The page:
Take a circle C, and a chord in the circle.
Now slide the chord around the circle. As you do this,
the midpoint of the curve will trace out
a smaller concentric circle. Call the area between
the two circles A(C).
Now suppose you do the same thing with a larger
circle C' but with the same length chord?
Will A(C') be larger or smaller than A(C)?
Surprise: they will actually be the same area!
In otherwords A(C) does not depend on what circle C
you start with, only the length of the chord!
From this fact, ask students if they can see quickly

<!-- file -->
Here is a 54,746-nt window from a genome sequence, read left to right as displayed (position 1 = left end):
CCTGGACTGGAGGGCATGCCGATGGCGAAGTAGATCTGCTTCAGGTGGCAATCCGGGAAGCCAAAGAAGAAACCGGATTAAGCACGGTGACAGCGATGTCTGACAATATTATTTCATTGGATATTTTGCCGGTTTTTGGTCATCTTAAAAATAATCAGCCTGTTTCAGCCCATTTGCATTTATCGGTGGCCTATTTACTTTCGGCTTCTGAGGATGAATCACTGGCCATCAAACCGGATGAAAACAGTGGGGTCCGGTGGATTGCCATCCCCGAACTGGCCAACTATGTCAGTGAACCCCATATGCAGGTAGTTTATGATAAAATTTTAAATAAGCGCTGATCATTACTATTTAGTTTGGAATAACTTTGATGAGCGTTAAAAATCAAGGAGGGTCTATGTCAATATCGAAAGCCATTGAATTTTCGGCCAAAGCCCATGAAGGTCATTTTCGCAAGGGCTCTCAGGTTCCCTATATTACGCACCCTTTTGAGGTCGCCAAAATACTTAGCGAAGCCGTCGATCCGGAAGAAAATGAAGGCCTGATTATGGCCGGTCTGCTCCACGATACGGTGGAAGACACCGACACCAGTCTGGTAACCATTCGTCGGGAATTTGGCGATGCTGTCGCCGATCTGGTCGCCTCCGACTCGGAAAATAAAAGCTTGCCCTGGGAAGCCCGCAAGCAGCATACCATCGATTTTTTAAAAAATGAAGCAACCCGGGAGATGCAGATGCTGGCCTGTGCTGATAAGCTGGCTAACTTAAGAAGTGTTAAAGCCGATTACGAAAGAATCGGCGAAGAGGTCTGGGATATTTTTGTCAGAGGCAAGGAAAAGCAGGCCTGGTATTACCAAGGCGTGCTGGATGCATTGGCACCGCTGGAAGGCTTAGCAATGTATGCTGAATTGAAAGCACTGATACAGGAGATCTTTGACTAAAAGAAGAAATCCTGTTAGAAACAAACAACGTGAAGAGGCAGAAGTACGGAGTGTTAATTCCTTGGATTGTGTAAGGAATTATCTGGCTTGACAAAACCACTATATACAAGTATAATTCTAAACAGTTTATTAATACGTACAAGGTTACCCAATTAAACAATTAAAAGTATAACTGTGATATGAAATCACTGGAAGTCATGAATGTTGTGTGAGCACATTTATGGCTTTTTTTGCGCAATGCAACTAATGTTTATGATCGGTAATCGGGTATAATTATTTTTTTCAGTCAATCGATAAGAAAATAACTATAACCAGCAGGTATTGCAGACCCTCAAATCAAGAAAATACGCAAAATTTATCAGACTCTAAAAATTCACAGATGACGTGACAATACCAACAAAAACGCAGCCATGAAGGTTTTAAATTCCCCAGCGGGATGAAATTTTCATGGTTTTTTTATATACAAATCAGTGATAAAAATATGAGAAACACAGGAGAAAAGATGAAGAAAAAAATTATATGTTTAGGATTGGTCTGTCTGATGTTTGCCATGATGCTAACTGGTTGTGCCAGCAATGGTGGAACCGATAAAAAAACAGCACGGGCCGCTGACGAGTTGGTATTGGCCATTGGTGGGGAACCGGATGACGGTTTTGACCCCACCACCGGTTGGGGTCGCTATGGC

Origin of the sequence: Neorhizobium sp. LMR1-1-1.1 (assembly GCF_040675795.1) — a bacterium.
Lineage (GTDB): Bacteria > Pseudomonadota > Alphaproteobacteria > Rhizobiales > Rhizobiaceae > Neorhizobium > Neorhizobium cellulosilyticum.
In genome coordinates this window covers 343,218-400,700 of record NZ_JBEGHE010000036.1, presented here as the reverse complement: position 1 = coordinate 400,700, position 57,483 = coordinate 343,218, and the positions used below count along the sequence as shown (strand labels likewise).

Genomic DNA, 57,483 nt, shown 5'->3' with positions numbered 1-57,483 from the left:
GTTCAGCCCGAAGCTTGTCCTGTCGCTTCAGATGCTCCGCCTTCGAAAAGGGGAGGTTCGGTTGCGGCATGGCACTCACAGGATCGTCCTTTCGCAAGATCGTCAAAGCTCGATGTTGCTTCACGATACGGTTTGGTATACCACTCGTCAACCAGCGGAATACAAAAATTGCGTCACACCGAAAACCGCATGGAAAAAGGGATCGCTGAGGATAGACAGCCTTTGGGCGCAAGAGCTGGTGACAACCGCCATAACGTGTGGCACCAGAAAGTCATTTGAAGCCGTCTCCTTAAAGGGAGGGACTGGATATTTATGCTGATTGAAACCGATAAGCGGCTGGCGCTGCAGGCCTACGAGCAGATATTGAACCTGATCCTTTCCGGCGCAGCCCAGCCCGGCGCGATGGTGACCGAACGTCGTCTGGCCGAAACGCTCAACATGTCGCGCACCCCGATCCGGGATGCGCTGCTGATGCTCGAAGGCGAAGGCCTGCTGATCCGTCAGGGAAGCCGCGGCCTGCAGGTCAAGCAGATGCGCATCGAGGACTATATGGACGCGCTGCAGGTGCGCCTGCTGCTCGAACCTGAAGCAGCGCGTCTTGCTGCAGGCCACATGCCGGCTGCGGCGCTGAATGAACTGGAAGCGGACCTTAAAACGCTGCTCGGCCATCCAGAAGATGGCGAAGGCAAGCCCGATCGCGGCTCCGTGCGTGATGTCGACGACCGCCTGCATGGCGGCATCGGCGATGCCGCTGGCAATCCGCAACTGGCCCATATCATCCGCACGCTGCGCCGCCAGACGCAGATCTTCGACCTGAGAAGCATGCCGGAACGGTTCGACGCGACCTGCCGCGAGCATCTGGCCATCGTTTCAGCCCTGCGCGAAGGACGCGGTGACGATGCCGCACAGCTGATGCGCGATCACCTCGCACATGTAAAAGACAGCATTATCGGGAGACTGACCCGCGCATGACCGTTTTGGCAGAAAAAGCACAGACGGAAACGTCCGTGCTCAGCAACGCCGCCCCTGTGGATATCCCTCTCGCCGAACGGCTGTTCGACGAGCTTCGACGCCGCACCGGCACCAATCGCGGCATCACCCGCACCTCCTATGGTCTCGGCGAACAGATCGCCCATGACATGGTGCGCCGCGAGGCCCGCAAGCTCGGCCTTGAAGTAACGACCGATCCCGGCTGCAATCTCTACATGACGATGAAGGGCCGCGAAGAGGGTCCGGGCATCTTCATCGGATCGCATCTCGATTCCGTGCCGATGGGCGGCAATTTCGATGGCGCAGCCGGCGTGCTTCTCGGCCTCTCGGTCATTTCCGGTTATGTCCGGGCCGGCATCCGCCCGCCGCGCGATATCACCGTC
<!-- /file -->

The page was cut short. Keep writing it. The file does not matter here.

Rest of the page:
what the fixed area must be! [Hint: start with a circle
whose diameter is the length of the chord.]
The Math Behind the Fact:
In fact, an even more amazing fact is true: take
any convex shape C and place a chord of fixed
length in it. Now slide as you slide the chord around
C, the midpoint traces out another figure D. The area
between C and D does not depend on what shape you
How to Cite this Page:
Su, Francis E., et al. "Sliding Chords."
Math Fun Facts.